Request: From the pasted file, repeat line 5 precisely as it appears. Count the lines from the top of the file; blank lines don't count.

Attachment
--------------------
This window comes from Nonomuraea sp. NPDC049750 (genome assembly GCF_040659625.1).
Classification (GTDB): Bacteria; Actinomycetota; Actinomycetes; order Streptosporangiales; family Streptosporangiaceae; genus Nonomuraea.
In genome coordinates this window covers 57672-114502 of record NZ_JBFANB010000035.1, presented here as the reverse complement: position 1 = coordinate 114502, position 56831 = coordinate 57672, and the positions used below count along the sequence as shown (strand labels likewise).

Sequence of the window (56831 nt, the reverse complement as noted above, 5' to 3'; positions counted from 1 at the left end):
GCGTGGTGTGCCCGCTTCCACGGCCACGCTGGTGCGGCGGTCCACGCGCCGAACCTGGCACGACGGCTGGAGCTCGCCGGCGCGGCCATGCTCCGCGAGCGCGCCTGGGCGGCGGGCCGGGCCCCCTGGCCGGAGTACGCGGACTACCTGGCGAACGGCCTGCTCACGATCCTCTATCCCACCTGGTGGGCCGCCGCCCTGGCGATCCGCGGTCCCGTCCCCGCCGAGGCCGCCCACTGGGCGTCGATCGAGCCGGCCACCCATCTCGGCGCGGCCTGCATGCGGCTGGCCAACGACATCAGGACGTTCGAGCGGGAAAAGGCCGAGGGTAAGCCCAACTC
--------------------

GCGTGGTGTGCCCGCTTCCACGGCCACGCTGGTGCGGCGGTCCACGCGCCGAACCTGGCACGACGGCTGGAGCTCGCCGGCGCGGCCATGCTCCGCGAGCGCGCCTGGGCGGCGGGCCGGGCCCCCTGGCCGGAGTACGCGGACTACCTGGCGAACGGCCTGCTCACGATCCTCTATCCCACCTGGTGGGCCGCCGCCCTGGCGATCCGCGGTCCCGTCCCCGCCGAGGCCGCCCACTGGGCGTCGATCGAGCCGGCCACCCATCTCGGCGCGGCCTGCATGCGGCTGGCCAACGACATCAGGACGTTCGAGCGGGAAAAGGCCGAGGGTAAGCCCAACTC